Moving on to video connectivity then.. Because my plan is to use the cabinet for PS2 light gun games too (GunCon2 requires a CRT to work), I needed to install a SCART switcher for selecting the signal source. Since the PS2 can output RGB, I can at least get a superb picture from that source through SCART. At first I was thinking of making the switcher myself but giving it a second thought, I ended up buying this ITEC switcher from Clas Ohlson just to save a bit of time. Did it save time? Not really.

The crap Mr. Ohlson sells

You see, despite having SCART connectors it turned out the box wasn’t fully coupled; only audio, composite video and s-video were hooked up. I don’t know whether this could be actually considered a hoax, but since the switcher is (connector-wise) SCART-only you’d assume it to be fully coupled. But it wasn’t and discovering this sure made me feel very screwed.. Oh well, at least the switch toggled composite video and audio between the SCART connectors :).

Not much of a surprise that shortly after, I found myself modding the box to suit my needs.  Funniest thing is that the cable used on the switcher actually has plenty of unused wires. So the box could’ve been fully coupled, but seemingly ITEC chose to save some cents in manual labor costs by leaving them unconnected! After stripping the cable a bit, I had plenty of wires for additional connections. Inside the box, I disconnected all inputs from the female SCART connectors (pins 2, 6 and 20) and re-wired input 2 to use also RGB (connecting pins 5, 7, 9, 11 and 16). Input 1 remains composite/s-video -only as I didn’t have a switch big enough for routing all the signals. The switch used in the box is a double DPDT (4PDT?), one 2-pole pair for audio and the other for video.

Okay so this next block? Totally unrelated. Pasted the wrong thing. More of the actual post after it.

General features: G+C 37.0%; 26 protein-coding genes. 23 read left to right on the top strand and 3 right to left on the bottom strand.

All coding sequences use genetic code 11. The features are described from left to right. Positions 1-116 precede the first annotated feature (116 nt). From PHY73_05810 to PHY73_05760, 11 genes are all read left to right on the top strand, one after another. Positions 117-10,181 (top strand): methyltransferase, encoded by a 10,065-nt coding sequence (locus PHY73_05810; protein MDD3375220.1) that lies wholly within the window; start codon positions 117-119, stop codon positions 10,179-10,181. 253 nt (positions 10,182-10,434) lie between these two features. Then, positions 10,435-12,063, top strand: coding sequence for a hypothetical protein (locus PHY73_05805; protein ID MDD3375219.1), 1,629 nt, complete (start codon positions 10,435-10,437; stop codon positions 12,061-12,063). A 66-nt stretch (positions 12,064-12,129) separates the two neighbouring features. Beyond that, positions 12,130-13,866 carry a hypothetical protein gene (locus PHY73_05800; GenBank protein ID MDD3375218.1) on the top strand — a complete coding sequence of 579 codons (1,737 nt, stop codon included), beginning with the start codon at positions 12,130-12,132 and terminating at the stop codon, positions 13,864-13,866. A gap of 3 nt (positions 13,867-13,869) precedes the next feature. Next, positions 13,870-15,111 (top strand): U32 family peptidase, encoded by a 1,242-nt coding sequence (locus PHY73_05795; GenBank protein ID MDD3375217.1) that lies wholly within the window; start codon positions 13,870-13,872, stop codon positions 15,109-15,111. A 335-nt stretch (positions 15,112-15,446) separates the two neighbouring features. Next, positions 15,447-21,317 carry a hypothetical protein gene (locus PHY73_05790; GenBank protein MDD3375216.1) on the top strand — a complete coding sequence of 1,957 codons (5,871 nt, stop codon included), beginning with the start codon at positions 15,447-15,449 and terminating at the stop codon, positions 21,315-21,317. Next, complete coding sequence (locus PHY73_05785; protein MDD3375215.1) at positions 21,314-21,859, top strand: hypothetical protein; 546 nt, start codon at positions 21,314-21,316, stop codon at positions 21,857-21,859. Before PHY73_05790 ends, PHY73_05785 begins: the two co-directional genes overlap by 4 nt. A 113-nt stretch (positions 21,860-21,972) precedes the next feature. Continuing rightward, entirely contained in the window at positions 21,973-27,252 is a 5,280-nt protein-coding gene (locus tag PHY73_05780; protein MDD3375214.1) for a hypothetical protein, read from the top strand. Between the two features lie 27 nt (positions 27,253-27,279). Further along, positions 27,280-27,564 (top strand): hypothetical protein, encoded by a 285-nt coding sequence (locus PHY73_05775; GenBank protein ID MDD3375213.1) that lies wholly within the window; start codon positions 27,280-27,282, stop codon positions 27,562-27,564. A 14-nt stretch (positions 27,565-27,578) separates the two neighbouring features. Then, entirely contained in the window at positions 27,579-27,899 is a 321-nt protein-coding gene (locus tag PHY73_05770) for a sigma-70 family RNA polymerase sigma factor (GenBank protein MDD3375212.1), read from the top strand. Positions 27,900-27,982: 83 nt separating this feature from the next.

The modded SCART switcher

As you can see, there’s a power cable that connects to the PC power supply. This supplies +12VDC to SCART pin 8 through a switch; when enabled, turning on the PC forces the telly to AV mode (SCART input).

The completed SCART splitter

Regarding the s-video “fix” I mentioned, something like this here is NOT HOW YOU FIX THE COLOR! S-video carries luma and chroma in separate wires to improve picture quality (less crosstalk between the two). Thus, if you connect the pins together like on the link above, you’ll get composite. Doing so, you could’ve saved yourself from all the hassle and gone with the yellow RCA connector to boot with.

As for the video out performance of GeForce, I’d definitely recommend steering clear of Nvidia hardware if PAL TV-out functionality is what you’re looking for. All the hassle is just not worth the time spent :). Not sure if NTSC is different though.. I’m also curious whether ATI has similar issues with outputting TV signals. I would probably test a ATI in the MAME cabinet if I had one available. The Matrox card I have on my DOS computer sure doesn’t have any issues.. but then again, it’s Matrox. Back when that card was released, you did at least get the functionality you paid for! :)

In case you stumbled across this article looking for clues whats up with the TV-out of your GeForce, I’ll leave you with a couple of apps worth testing. First, the Nvidia Bios Editor (NiBiTor) allows you to check the ROM settings on the card itself, this is good for verifying what the card thinks it’s outputting. Second, there’s a Windows registry entry that will restore the classic Nvidia control panel. This allows adjusting some additional video settings that are hidden in the newer control panel.

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  1. MAME cabinet, video one more time « My Diy Blog - 15/05/2011